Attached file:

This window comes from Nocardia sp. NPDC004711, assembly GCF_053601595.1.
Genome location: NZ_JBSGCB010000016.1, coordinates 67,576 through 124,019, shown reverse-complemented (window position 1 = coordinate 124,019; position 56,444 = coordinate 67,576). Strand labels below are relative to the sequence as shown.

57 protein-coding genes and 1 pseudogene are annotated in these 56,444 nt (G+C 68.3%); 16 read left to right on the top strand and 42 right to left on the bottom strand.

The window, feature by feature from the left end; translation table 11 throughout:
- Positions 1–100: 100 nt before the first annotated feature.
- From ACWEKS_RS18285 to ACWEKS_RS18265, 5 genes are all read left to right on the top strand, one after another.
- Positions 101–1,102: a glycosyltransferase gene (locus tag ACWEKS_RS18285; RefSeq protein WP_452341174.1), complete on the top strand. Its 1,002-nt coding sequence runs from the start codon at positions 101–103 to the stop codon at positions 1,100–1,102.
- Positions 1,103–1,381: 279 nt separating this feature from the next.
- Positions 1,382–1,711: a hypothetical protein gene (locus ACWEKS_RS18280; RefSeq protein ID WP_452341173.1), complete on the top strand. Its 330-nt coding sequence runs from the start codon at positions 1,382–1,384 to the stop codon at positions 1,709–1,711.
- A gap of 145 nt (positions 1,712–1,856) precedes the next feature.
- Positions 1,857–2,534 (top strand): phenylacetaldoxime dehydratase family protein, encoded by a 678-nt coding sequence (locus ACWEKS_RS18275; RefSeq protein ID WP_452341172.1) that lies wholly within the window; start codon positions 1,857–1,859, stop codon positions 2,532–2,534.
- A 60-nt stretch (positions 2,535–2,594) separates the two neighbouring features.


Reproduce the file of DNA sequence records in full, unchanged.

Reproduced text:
This window comes from Nocardia sp. NPDC004711, assembly GCF_053601595.1.
Genome location: NZ_JBSGCB010000016.1, coordinates 67,576 through 124,019, shown reverse-complemented (window position 1 = coordinate 124,019; position 56,444 = coordinate 67,576). Strand labels below are relative to the sequence as shown.

57 protein-coding genes and 1 pseudogene are annotated in these 56,444 nt (G+C 68.3%); 16 read left to right on the top strand and 42 right to left on the bottom strand.

The window, feature by feature from the left end; translation table 11 throughout:
- Positions 1–100: 100 nt before the first annotated feature.
- From ACWEKS_RS18285 to ACWEKS_RS18265, 5 genes are all read left to right on the top strand, one after another.
- Positions 101–1,102: a glycosyltransferase gene (locus tag ACWEKS_RS18285; RefSeq protein WP_452341174.1), complete on the top strand. Its 1,002-nt coding sequence runs from the start codon at positions 101–103 to the stop codon at positions 1,100–1,102.
- Positions 1,103–1,381: 279 nt separating this feature from the next.
- Positions 1,382–1,711: a hypothetical protein gene (locus ACWEKS_RS18280; RefSeq protein ID WP_452341173.1), complete on the top strand. Its 330-nt coding sequence runs from the start codon at positions 1,382–1,384 to the stop codon at positions 1,709–1,711.
- A gap of 145 nt (positions 1,712–1,856) precedes the next feature.
- Positions 1,857–2,534 (top strand): phenylacetaldoxime dehydratase family protein, encoded by a 678-nt coding sequence (locus ACWEKS_RS18275; RefSeq protein ID WP_452341172.1) that lies wholly within the window; start codon positions 1,857–1,859, stop codon positions 2,532–2,534.
- A 60-nt stretch (positions 2,535–2,594) separates the two neighbouring features.